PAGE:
Three-dimensional modeling is enabling us to record the site’s architecture and analyze artifacts in new ways. We are excited to share some of the results from this year’s digital fabrication project, sponsored by the Friends of the Library at Wellesley College.
This model, documenting the excavations at the end of the 2016 season, offers a sense of the site’s topography and major features. The steep cliffs on the north, west and south give way to a more gentle approach at the east, where the polygonal wall was built by 500 BCE. Most of the settlement remains exposed in large trenches date to the Late Helladic IIIB and IIIC periods, and a burial complex of the Early Mycenaean period is at the center of the excavations
The polygonal wall is best preserved at its southern terminus, where the bastion stands 5 meters tall. Three courses of irregular blocks Eleon’s eastern stand upon the ashlar leveling course and exposed foundations of roughly cut stone.
The steatite jewelry mold (measuring 7.3 x 4.8 cm) was found in a Late Helladic IIIB level in the Northwest excavations. Open molds of this type were used to produce glass ornaments that were sometimes covered in gold foil. The designs cut into this tool are typical of the adornments found at Thebes and other major sites, including a large waz lily, papyrus, and cockle shell.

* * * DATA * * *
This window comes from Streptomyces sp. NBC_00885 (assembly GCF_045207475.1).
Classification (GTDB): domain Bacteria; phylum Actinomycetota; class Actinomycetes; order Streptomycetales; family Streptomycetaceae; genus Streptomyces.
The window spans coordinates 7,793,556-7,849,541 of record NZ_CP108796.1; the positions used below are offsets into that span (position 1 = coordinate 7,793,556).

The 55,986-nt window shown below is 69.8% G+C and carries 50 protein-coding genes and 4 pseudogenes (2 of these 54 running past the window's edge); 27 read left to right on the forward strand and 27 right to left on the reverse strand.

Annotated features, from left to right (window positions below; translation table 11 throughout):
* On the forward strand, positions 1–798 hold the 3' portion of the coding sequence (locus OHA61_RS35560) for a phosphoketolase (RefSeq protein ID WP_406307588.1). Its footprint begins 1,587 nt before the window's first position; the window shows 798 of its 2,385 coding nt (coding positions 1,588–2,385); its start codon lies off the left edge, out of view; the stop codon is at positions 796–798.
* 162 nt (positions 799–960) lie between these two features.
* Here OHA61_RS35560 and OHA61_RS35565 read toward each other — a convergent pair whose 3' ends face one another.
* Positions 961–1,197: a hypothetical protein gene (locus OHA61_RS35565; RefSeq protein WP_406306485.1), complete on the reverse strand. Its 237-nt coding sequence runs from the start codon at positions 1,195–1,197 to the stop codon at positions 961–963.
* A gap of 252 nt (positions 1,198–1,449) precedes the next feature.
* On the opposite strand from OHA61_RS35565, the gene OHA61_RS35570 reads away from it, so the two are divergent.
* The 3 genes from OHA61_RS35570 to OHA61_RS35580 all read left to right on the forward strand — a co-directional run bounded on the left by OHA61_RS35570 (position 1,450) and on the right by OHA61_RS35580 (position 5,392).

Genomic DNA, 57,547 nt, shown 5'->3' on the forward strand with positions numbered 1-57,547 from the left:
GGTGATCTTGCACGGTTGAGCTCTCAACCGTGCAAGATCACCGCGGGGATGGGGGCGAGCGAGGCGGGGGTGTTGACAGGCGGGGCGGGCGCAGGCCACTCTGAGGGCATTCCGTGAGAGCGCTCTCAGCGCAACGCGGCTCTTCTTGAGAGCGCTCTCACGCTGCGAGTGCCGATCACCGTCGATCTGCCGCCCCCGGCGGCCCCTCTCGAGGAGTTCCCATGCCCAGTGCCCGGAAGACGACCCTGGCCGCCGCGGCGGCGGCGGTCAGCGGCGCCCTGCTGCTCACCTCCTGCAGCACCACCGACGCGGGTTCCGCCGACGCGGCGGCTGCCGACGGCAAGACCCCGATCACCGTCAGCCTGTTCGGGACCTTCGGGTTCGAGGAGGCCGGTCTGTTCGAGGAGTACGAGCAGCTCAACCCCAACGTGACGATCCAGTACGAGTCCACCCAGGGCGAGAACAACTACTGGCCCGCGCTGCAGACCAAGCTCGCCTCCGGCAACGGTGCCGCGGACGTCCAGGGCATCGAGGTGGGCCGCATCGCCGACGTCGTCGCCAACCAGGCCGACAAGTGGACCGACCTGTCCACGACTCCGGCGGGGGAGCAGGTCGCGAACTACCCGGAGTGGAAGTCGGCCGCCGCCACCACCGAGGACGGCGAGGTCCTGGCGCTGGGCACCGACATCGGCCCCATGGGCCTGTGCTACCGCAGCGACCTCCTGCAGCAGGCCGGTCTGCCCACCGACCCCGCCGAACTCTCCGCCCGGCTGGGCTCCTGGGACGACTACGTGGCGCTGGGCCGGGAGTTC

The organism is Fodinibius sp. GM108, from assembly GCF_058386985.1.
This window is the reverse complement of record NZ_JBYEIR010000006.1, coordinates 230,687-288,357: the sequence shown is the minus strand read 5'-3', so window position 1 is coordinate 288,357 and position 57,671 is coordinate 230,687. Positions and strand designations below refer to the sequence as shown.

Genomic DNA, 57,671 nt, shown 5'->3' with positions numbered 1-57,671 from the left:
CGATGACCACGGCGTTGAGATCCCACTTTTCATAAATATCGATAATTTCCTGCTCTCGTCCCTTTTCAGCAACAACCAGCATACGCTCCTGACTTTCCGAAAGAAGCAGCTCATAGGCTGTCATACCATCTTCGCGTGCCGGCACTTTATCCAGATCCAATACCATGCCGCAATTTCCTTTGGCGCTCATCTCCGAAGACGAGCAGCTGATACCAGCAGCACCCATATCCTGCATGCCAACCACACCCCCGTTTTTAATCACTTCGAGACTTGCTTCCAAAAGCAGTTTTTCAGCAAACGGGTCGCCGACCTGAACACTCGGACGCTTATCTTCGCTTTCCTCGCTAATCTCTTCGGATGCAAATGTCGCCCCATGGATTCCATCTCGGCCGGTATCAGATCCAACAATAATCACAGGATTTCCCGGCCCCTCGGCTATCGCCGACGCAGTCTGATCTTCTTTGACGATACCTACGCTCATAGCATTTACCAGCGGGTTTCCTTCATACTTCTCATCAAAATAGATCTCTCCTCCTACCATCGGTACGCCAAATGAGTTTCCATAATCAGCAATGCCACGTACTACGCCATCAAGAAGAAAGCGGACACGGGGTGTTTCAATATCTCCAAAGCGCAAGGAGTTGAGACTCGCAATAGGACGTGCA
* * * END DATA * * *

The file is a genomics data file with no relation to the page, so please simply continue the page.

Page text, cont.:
The site’s post-palatial settlement is characterized by vessels like the LH IIIC Early kylix with a distinctive conical shape. The cup was found with two others, fallen into a bathtub in a room that was destroyed by fire.
A new phase of activity at Eleon is marked by the accumulation of Archaic vessels and figurines. This kylix with four horizontal handles is typical of Boeotian style in the 6th century BCE.
The elaborately coiffed hair of this terracotta figurine indicates a date in the mid-5th century BCE. This suggests the cultic activity at Eleon may have been carried out for several generations.